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I am trying to allocate an array of structs within a function.

My struct is as follows:

 typedef struct{
      uint16_t  taskNumber;
      uint16_t  taskType;          
      double    lat;               
      double    lon;               
      double    speed;             
      uint8_t   successCriteria;   
      uint16_t  successValue;      
      uint8_t   nextPoint;      
 }missionPoint;

In my code I declare a missionPoint-pointer which I then pass into the function that will dynamically allocate it after parsing a file and figuring out how big it needs to be. Currently this is how my code looks:

 missionPoint* mission;    //declaring the pointer
 parseMission(mission);

The parseMission function will then parse a specific file and find out how many missionPoints I need and will then allocate it in the following manner:

 mission = (missionPoint*) malloc(n * sizeof(missionPoint));

where n is the parsed number of missionPoints I need.

The problem is that within the function I can see the proper values but not outside of it; once the function returns it's like nothing happened.

I would appreciate your help in making it so that the function modifies the original pointer and I can see the data from outside the function.

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You should reorder your structure so it's properly aligned. One easy way to do this is to order members in order of decreasing size. Or you could just move the third uint16_t to right after the first two, and the two uint8_t's to right after that. –  R.. Jun 14 '11 at 22:15

3 Answers 3

up vote 4 down vote accepted

You need to pass a reference to the pointer, i.e. a double pointer, because the address itself is going to be modified:

missionPoint *mission;
parseMission(&mission);

The argument of parseMission should now be of type missionPoint ** instead of missionPoint *:

*mission = (missionPoint*) malloc(n * sizeof(missionPoint));

This wouldn't be necessary if you only wanted to modify the memory mission is pointing to, but it cannot be avoided since you are assigning a new value to the pointer itself.

Also note that casting the return value of malloc is not necessary in C.

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Thank you for your answer it is being modified outside the function; now if within the function I wanted to modify part of the array, I would think (*mission[count]).taskNumber=20 would modify it, but it only modifies it within the function, how would I attain this? –  avivas Jun 15 '11 at 12:25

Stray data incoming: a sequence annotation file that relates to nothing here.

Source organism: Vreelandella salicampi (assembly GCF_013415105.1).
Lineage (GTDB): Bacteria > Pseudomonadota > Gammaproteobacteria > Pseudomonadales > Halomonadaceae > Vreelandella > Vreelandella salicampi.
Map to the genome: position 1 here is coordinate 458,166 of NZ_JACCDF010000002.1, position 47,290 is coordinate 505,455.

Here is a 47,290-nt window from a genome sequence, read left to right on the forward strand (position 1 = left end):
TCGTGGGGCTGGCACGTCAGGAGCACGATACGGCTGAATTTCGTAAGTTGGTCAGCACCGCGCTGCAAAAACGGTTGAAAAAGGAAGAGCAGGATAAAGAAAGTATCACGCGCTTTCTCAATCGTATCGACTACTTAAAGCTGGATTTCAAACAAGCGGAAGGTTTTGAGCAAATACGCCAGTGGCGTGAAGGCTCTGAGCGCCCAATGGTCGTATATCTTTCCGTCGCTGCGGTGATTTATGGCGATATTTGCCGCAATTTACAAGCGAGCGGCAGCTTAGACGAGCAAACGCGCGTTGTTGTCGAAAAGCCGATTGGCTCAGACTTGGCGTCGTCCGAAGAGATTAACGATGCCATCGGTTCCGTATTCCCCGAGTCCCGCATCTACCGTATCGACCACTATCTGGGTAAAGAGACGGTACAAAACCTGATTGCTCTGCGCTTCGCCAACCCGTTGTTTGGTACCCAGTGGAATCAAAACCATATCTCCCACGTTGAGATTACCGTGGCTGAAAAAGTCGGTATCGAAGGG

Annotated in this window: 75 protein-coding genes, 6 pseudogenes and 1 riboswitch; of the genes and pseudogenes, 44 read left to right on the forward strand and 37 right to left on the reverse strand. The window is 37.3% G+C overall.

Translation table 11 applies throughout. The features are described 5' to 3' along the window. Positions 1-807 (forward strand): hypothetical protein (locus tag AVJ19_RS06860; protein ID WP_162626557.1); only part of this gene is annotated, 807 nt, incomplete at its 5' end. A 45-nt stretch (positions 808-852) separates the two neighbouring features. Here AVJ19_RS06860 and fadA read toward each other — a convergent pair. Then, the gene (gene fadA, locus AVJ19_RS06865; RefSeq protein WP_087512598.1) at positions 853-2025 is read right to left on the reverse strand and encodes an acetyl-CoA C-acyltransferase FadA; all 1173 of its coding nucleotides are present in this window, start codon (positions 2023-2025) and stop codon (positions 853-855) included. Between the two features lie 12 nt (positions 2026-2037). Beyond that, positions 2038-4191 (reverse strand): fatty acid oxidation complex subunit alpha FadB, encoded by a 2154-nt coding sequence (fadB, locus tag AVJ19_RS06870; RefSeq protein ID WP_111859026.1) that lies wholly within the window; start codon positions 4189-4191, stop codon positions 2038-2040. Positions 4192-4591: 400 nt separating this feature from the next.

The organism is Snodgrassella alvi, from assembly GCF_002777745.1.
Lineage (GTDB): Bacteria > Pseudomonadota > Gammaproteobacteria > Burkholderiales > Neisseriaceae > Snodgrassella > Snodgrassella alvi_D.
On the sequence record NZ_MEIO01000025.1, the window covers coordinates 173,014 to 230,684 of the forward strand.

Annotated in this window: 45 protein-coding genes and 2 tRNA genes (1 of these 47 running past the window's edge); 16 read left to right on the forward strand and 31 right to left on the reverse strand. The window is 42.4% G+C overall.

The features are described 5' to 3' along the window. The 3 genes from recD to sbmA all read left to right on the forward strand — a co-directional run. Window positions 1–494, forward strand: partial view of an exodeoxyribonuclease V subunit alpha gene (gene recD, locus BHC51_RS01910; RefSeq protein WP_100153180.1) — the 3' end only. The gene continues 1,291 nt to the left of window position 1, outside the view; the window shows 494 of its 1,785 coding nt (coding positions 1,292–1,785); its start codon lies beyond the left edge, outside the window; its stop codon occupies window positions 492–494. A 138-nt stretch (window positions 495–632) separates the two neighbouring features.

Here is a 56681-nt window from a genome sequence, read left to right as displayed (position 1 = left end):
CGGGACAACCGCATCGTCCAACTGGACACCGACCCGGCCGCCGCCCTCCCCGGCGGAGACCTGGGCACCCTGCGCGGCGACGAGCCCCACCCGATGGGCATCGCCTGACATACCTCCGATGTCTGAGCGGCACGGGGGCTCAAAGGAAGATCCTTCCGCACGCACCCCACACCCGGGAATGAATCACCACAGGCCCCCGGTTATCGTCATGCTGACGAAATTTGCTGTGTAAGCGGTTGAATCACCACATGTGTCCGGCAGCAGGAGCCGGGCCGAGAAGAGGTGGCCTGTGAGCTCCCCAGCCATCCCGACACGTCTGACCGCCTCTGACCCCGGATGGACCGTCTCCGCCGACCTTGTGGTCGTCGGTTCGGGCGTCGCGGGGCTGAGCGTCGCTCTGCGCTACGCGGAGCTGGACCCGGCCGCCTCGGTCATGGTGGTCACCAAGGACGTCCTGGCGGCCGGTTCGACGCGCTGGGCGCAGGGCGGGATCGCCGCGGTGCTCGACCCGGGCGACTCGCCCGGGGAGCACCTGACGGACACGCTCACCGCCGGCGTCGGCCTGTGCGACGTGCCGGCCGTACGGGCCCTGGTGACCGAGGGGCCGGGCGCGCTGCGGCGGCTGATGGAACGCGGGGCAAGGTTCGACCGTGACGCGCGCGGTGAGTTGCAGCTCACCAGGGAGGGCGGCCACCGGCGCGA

Try putting parentheses like this: (*mission)[count].taskNumber=20 –  Blagovest Buyukliev Jun 15 '11 at 12:32
    
Thanks a lot; that did it! –  avivas Jun 15 '11 at 12:41
    
One last question, to get the size of this struct array (how many structs), how cna I accomplish this? I tried the approach of sizeof(mission)/sizeof(mission[0]) but this did not work; sizeof(mission[0] returns 32 and sizeof(mission) returns 4 so the call returns as 0. –  avivas Jun 15 '11 at 15:27
    
sizeof is a static operator, evaluated at compile-time, for data whose size is known at compile-time. You can't use sizeof to measure the size of a dynamically allocated block of memory. Rather, you need to keep the n variable after the allocation and use it as the size. –  Blagovest Buyukliev Jun 15 '11 at 15:33

Pass a reference (i.e. pointer) to the mission pointer rather than the value of the mission pointer itself. So the declaration of your function would look like:

void parseMission(missionPoint** pointer_ref);

rather than:

void parseMission(missionPoint* pointer_val);

then pass the address of mission (i.e., &mission) as the argument value for parseMission.

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Think that a pointer in C is just a integer, storing some memory address. Think that malloc allocates some memory and returns you the address of this memory (a new pointer). Understand that this snippet will print "2", regadless of what the called function does with the passed value.

int a = 2;
doSomething(a);
printf("%d\n",a);

Once you understand all this, you can predict what this code will produce, and why you need to pass the "reference to the pointer" (pointer to the pointer) instead of of the pointer itself (value of the pointer) to your allocator function.

void remalloc(char * p1) {
     printf("pointer before remalloc (inside function): %X\n",(unsigned int)(p1));
     free(p1);
     p1 = (char*)malloc(200000);
     printf("pointer after remalloc (inside function): %X\n",(unsigned int)(p1));
}

int main(){
   char * p;
   printf("pointer before malloc: %X\n",(unsigned int)(p)); 
   p = (char*)malloc(10);
   printf("pointer after malloc: %X\n",(unsigned int)(p));
   remalloc(p);
   printf("pointer after remalloc: %X\n",(unsigned int)(p));
}
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